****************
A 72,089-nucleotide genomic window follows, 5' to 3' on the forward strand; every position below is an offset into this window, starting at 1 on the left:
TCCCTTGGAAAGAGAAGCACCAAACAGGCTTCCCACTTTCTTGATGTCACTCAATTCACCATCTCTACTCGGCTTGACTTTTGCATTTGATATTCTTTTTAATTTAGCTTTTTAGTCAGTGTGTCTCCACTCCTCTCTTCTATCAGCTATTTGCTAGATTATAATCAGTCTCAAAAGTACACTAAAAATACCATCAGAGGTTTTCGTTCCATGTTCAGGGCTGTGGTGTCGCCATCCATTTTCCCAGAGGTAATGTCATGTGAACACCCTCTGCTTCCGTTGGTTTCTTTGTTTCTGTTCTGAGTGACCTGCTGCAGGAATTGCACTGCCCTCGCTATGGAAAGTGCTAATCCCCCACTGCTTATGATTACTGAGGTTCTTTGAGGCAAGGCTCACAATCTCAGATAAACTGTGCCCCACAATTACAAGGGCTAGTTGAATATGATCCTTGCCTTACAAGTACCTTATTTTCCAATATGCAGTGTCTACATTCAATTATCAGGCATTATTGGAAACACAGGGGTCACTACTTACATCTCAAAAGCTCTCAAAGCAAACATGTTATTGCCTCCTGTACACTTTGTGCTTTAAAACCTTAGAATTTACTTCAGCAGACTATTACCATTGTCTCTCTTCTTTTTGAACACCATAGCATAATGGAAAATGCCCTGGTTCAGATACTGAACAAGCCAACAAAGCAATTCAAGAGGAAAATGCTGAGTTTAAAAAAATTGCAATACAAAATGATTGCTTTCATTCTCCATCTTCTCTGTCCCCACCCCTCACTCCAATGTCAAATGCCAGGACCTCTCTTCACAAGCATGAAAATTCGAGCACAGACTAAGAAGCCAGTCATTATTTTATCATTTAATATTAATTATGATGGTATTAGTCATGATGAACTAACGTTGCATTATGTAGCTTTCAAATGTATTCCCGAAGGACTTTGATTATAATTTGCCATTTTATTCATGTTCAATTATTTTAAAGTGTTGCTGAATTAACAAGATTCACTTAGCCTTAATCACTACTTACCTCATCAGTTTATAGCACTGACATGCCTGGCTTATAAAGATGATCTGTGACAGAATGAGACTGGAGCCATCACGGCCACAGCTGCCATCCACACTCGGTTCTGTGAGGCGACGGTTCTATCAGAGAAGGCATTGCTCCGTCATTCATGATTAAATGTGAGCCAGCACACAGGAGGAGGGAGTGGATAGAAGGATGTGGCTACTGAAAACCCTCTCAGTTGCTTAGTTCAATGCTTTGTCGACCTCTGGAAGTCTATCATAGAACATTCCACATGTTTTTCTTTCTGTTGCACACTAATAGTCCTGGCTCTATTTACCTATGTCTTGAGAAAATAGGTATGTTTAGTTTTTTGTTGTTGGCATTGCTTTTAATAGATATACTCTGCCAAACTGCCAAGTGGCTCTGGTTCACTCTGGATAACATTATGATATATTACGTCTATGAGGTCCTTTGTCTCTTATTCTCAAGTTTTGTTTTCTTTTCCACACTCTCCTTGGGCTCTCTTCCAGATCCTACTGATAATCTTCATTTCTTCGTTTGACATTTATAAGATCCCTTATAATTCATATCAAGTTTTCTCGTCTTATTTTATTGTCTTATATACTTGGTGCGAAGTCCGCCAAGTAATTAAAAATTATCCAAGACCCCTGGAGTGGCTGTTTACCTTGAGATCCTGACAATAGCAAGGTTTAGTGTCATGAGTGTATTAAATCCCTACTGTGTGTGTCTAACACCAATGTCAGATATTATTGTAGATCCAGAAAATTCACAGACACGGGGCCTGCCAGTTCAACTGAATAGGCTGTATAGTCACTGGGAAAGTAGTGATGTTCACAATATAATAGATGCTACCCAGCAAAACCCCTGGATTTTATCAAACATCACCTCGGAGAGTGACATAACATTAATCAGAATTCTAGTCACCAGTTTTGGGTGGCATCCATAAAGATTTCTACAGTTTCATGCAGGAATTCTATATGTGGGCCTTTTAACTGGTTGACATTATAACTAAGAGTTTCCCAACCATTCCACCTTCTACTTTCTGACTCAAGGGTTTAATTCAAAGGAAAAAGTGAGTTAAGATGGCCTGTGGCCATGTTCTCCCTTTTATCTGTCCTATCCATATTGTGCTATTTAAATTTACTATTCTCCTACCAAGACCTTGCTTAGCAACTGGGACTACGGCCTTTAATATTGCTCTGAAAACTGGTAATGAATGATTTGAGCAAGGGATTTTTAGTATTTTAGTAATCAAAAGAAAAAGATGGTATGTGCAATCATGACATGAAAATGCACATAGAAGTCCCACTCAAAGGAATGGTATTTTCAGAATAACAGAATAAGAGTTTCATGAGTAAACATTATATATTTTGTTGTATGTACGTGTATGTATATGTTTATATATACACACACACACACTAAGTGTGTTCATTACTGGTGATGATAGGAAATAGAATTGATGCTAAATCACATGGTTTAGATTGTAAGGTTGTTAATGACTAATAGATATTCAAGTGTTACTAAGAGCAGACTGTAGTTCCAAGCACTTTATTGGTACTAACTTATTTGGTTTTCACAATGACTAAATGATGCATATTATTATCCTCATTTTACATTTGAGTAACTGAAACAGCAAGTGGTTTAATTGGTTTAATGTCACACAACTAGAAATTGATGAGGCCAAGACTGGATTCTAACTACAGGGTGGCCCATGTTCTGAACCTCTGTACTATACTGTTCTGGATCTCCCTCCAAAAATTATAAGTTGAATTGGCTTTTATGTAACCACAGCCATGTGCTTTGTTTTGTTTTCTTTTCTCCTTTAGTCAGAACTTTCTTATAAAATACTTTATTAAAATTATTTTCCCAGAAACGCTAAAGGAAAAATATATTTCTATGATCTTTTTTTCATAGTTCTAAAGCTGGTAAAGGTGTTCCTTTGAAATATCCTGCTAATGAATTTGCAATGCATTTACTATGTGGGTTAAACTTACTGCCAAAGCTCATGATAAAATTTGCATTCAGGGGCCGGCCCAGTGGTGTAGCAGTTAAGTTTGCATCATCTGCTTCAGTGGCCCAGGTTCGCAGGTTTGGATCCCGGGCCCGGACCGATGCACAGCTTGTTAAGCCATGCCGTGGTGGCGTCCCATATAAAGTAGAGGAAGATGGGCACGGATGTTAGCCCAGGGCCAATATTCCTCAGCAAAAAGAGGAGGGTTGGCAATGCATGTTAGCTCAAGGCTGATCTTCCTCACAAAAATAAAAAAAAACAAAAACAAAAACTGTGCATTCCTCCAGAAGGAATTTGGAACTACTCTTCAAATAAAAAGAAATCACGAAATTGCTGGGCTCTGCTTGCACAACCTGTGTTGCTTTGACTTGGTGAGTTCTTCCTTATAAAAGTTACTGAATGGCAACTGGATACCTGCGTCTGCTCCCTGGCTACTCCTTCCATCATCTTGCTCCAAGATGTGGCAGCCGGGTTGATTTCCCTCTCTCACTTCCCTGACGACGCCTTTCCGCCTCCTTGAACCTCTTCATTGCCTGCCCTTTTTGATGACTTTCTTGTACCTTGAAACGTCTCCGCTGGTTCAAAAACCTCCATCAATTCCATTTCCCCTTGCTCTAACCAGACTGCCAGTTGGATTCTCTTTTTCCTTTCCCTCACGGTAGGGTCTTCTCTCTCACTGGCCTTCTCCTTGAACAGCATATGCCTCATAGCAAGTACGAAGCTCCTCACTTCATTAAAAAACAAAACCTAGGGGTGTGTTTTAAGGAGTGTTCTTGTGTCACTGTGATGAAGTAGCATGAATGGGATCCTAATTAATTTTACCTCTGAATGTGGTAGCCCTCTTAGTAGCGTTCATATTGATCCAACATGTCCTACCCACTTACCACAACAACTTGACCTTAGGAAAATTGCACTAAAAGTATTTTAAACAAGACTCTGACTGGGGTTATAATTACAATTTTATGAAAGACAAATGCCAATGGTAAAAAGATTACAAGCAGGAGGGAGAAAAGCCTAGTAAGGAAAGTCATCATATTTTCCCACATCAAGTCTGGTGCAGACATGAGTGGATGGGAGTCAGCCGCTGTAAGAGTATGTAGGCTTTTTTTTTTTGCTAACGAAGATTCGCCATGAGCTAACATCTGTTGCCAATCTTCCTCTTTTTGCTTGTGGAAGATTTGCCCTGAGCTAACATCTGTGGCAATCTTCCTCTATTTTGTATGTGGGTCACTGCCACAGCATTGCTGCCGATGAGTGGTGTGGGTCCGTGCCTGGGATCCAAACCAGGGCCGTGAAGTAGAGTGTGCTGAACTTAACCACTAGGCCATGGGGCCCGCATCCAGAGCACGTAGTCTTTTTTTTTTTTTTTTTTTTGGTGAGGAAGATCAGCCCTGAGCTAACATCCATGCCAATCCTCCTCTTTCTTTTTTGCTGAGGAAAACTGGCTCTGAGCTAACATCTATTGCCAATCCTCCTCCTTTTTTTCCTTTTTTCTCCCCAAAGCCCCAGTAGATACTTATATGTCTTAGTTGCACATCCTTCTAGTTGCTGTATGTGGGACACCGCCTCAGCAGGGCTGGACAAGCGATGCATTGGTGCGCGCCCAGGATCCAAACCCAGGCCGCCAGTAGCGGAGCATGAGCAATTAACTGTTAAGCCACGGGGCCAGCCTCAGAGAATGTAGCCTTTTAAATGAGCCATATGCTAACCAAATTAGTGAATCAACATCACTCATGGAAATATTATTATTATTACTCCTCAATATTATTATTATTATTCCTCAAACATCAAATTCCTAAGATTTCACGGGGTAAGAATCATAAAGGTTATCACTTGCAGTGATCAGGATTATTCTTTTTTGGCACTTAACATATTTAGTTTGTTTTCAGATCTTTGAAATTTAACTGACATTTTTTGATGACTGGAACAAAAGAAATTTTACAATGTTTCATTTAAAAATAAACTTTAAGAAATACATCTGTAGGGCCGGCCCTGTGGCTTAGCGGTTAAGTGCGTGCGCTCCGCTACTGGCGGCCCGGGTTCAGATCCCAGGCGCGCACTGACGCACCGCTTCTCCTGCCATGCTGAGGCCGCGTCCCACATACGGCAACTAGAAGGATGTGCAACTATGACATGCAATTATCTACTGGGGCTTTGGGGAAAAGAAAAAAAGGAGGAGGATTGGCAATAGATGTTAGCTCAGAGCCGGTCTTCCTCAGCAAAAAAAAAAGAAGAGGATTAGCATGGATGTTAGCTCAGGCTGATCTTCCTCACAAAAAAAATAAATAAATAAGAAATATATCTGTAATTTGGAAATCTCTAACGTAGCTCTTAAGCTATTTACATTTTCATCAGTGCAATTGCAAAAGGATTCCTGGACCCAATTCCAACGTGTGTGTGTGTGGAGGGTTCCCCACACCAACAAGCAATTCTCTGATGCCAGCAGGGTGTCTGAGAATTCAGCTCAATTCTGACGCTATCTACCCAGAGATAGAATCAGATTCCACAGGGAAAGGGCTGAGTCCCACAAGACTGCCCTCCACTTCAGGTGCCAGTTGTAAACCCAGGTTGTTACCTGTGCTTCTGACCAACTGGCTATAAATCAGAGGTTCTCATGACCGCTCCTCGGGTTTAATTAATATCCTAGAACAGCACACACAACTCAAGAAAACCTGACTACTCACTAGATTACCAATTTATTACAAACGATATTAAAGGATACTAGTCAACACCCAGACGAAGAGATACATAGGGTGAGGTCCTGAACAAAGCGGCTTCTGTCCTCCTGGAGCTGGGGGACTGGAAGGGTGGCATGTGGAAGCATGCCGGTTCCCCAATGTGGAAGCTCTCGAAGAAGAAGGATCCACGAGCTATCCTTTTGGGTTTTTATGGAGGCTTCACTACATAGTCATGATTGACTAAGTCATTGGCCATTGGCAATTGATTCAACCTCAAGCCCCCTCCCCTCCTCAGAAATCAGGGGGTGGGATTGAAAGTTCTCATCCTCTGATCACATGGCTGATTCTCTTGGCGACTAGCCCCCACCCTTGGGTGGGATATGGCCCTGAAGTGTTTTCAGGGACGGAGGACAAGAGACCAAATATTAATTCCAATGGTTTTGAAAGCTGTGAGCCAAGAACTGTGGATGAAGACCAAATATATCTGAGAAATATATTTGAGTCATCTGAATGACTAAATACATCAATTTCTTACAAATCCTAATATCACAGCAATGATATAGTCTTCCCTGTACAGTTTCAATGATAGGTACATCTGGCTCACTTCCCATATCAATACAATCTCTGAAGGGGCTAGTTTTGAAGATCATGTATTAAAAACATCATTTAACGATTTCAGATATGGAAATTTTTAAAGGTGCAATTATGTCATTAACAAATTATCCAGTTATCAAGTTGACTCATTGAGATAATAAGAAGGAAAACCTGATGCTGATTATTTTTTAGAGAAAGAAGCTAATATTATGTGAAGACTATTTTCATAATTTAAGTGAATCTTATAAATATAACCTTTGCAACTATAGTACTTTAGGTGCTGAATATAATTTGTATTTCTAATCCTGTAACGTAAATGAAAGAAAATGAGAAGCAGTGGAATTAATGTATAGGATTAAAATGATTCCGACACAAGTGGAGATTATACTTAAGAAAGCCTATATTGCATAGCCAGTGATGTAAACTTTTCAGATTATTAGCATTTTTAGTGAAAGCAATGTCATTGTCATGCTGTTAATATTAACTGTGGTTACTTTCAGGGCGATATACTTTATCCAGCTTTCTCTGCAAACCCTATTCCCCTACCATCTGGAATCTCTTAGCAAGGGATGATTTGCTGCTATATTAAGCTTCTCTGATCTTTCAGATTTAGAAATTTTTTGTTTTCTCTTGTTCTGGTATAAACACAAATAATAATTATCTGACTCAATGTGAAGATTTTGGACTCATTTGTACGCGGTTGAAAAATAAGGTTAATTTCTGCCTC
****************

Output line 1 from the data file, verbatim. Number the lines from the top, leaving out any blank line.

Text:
A 72,089-nucleotide genomic window follows, 5' to 3' on the forward strand; every position below is an offset into this window, starting at 1 on the left: